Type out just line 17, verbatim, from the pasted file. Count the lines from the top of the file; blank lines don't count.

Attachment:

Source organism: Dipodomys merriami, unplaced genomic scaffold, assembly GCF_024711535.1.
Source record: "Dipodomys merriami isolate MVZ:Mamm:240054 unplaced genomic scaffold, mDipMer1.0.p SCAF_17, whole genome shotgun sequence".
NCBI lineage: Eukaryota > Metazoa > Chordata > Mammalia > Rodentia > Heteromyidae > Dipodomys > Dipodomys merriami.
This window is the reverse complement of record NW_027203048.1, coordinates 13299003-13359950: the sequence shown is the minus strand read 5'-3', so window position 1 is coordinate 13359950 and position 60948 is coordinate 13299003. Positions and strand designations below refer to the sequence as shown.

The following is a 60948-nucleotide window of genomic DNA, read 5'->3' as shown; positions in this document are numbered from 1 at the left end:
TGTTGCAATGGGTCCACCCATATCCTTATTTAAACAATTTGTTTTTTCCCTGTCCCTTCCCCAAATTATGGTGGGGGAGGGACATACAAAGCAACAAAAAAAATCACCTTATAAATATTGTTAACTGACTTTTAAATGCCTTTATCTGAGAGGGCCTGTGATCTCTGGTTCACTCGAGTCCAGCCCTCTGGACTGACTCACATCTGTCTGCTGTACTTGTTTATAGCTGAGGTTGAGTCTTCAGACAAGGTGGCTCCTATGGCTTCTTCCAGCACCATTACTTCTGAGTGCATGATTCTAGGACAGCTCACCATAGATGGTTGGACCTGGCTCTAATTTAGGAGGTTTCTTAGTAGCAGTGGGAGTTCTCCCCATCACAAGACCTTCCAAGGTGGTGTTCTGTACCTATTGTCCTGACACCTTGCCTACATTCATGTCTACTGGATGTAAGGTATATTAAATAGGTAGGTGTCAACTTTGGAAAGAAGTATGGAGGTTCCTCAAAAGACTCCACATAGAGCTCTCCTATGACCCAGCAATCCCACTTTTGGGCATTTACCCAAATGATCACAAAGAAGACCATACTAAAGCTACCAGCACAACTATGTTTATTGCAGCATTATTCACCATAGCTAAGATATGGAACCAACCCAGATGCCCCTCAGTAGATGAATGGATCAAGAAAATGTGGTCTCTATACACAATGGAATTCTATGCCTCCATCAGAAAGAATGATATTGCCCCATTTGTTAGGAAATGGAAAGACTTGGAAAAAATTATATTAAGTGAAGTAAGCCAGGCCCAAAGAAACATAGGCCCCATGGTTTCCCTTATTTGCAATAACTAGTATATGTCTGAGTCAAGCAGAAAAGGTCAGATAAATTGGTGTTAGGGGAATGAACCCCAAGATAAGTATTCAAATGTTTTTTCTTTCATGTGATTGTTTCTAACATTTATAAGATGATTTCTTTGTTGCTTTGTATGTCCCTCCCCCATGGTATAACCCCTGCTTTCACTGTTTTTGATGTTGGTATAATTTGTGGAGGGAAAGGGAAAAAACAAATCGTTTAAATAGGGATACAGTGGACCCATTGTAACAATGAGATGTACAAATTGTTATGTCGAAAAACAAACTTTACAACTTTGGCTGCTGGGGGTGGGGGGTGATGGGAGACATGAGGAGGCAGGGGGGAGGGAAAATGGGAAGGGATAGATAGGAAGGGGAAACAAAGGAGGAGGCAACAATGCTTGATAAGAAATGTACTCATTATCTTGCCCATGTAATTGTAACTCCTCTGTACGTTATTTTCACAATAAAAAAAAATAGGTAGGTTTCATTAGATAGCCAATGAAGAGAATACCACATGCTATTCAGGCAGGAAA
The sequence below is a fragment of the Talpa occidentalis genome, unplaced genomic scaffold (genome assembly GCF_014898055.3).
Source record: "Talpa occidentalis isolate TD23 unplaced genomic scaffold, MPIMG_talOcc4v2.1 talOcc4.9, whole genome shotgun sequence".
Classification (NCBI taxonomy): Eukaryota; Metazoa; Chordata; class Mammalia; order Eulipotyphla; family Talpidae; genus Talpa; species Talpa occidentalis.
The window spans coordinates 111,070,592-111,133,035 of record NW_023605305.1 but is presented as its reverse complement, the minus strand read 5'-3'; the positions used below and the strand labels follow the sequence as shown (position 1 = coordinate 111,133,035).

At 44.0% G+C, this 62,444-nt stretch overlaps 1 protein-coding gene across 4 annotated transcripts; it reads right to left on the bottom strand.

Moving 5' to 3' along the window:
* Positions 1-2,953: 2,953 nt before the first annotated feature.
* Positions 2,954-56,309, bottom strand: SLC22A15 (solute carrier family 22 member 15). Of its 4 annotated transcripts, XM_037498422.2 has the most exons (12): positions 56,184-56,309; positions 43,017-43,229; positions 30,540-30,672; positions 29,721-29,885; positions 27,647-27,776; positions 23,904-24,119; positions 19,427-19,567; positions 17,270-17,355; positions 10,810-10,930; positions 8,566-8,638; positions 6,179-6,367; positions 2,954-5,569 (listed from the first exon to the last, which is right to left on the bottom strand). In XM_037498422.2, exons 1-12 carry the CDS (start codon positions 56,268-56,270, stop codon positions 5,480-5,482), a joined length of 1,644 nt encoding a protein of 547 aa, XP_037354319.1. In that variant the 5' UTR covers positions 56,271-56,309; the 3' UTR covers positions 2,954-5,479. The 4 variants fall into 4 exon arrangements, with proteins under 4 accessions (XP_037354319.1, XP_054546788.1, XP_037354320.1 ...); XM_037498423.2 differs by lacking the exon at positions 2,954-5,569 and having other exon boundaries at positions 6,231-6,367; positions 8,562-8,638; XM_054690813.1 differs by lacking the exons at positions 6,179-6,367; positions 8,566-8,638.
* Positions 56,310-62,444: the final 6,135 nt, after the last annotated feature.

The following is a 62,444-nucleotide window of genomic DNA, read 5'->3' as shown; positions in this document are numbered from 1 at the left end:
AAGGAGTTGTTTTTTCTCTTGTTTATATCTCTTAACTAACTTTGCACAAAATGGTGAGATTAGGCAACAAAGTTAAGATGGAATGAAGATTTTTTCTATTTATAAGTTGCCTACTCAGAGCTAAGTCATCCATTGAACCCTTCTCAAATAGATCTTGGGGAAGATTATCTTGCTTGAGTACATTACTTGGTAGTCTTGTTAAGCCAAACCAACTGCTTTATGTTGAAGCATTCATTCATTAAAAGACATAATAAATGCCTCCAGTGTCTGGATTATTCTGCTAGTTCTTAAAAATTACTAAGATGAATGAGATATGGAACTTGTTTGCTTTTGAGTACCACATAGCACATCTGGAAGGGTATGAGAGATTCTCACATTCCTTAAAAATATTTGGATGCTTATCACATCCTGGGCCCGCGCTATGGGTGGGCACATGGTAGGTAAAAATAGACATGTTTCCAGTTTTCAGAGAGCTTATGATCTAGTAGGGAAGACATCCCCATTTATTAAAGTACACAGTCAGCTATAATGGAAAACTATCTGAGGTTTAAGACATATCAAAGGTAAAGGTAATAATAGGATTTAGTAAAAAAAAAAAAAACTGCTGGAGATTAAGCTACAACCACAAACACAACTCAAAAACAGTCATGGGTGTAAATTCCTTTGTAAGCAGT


AAGGAGTTGTTTTTTCTCTTGTTTATATCTCTTAACTAACTTTGCACAAAATGGTGAGATTAGGCAACAAAGTTAAGATGGAATGAAGATTTTTTCTATTTATAAGTTGCCTACTCAGAGCTAAGTCATCCATTGAACCCTTCTCAAATAGATCTTGGGGAAGATTATCTTGCTTGAGTACATTACTTGGTAGTCTTGTTAAGCCAAACCAACTGCTTTATGTTGAAGCATTCATTCATTAAAAGACATAATAAATGCCTCCAGTGTCTGGATTATTCTGCTAGTTCTTAAAAATTACTAAGATGAATGAGATATGGAACTTGTTTGCTTTTGAGTACCACATAGCACATCTGGAAGGGTATGAGAGATTCTCACATTCCTTAAAAATATTTGGATGCTTATCACATCCTGGGCCCGCGCTATGGGTGGGCACATGGTAGGTAAAAATAGACATGTTTCCAGTTTTCAGAGAGCTTATGATCTAGTAGGGAAGACATCCCCATTTATTAAAGTACACAGTCAGCTATAATGGAAAACTATCTGAGGTTTAAGACATATCAAAGGTAAAGGTAATAATAGGATTTAGTAAAAAAAAAAAAAACTGCTGGAGATTAAGCTACAACCACAAACACAACTCAAAAACAGTCATGGGTGTAAATTCCTTTGTAAGCAGT